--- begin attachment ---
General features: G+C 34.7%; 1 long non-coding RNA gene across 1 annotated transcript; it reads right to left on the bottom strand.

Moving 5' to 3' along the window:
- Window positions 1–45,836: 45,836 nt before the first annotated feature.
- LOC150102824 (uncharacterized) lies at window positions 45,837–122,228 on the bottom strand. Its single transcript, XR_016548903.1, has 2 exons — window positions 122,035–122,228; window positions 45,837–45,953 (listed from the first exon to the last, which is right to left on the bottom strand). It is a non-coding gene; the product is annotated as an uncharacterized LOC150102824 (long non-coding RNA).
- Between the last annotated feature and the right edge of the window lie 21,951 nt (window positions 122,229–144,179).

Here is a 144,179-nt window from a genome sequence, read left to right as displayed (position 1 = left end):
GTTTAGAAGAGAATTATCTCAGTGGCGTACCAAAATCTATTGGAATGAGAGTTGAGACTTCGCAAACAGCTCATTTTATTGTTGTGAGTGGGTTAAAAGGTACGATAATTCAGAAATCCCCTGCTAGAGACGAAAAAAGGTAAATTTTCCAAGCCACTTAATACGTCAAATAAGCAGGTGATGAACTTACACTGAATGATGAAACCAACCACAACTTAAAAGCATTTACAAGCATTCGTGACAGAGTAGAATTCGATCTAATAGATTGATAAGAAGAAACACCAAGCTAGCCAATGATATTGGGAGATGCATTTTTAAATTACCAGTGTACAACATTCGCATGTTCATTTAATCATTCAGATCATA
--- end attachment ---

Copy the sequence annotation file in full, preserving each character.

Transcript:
General features: G+C 34.7%; 1 long non-coding RNA gene across 1 annotated transcript; it reads right to left on the bottom strand.

Moving 5' to 3' along the window:
- Window positions 1–45,836: 45,836 nt before the first annotated feature.
- LOC150102824 (uncharacterized) lies at window positions 45,837–122,228 on the bottom strand. Its single transcript, XR_016548903.1, has 2 exons — window positions 122,035–122,228; window positions 45,837–45,953 (listed from the first exon to the last, which is right to left on the bottom strand). It is a non-coding gene; the product is annotated as an uncharacterized LOC150102824 (long non-coding RNA).
- Between the last annotated feature and the right edge of the window lie 21,951 nt (window positions 122,229–144,179).

Here is a 144,179-nt window from a genome sequence, read left to right as displayed (position 1 = left end):
GTTTAGAAGAGAATTATCTCAGTGGCGTACCAAAATCTATTGGAATGAGAGTTGAGACTTCGCAAACAGCTCATTTTATTGTTGTGAGTGGGTTAAAAGGTACGATAATTCAGAAATCCCCTGCTAGAGACGAAAAAAGGTAAATTTTCCAAGCCACTTAATACGTCAAATAAGCAGGTGATGAACTTACACTGAATGATGAAACCAACCACAACTTAAAAGCATTTACAAGCATTCGTGACAGAGTAGAATTCGATCTAATAGATTGATAAGAAGAAACACCAAGCTAGCCAATGATATTGGGAGATGCATTTTTAAATTACCAGTGTACAACATTCGCATGTTCATTTAATCATTCAGATCATA